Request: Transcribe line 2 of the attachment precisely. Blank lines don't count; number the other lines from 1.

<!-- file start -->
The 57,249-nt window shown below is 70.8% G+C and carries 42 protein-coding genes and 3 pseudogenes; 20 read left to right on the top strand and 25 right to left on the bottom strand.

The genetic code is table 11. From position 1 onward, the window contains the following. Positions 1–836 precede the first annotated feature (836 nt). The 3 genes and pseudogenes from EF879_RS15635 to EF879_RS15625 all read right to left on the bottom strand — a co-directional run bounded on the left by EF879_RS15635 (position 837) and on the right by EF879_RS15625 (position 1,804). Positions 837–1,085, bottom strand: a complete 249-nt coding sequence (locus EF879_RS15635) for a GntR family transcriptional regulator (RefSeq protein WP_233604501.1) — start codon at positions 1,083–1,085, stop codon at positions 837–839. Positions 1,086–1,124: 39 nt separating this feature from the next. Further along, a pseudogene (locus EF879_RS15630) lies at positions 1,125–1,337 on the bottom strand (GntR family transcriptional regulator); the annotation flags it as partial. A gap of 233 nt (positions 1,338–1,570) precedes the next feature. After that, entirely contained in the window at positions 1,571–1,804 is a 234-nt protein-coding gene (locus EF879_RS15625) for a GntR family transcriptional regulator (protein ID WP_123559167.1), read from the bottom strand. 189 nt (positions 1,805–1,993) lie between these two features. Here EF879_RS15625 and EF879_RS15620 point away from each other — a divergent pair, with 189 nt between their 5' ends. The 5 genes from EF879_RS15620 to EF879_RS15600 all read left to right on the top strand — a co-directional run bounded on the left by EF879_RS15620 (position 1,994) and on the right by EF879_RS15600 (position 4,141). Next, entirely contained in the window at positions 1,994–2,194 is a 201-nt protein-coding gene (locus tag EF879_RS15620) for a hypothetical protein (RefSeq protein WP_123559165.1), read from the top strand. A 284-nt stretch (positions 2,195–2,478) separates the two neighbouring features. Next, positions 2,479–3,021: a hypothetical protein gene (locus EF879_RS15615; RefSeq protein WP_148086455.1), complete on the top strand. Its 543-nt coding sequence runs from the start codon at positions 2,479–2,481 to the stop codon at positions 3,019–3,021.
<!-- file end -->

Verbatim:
The genetic code is table 11. From position 1 onward, the window contains the following. Positions 1–836 precede the first annotated feature (836 nt). The 3 genes and pseudogenes from EF879_RS15635 to EF879_RS15625 all read right to left on the bottom strand — a co-directional run bounded on the left by EF879_RS15635 (position 837) and on the right by EF879_RS15625 (position 1,804). Positions 837–1,085, bottom strand: a complete 249-nt coding sequence (locus EF879_RS15635) for a GntR family transcriptional regulator (RefSeq protein WP_233604501.1) — start codon at positions 1,083–1,085, stop codon at positions 837–839. Positions 1,086–1,124: 39 nt separating this feature from the next. Further along, a pseudogene (locus EF879_RS15630) lies at positions 1,125–1,337 on the bottom strand (GntR family transcriptional regulator); the annotation flags it as partial. A gap of 233 nt (positions 1,338–1,570) precedes the next feature. After that, entirely contained in the window at positions 1,571–1,804 is a 234-nt protein-coding gene (locus EF879_RS15625) for a GntR family transcriptional regulator (protein ID WP_123559167.1), read from the bottom strand. 189 nt (positions 1,805–1,993) lie between these two features. Here EF879_RS15625 and EF879_RS15620 point away from each other — a divergent pair, with 189 nt between their 5' ends. The 5 genes from EF879_RS15620 to EF879_RS15600 all read left to right on the top strand — a co-directional run bounded on the left by EF879_RS15620 (position 1,994) and on the right by EF879_RS15600 (position 4,141). Next, entirely contained in the window at positions 1,994–2,194 is a 201-nt protein-coding gene (locus tag EF879_RS15620) for a hypothetical protein (RefSeq protein WP_123559165.1), read from the top strand. A 284-nt stretch (positions 2,195–2,478) separates the two neighbouring features. Next, positions 2,479–3,021: a hypothetical protein gene (locus EF879_RS15615; RefSeq protein WP_148086455.1), complete on the top strand. Its 543-nt coding sequence runs from the start codon at positions 2,479–2,481 to the stop codon at positions 3,019–3,021.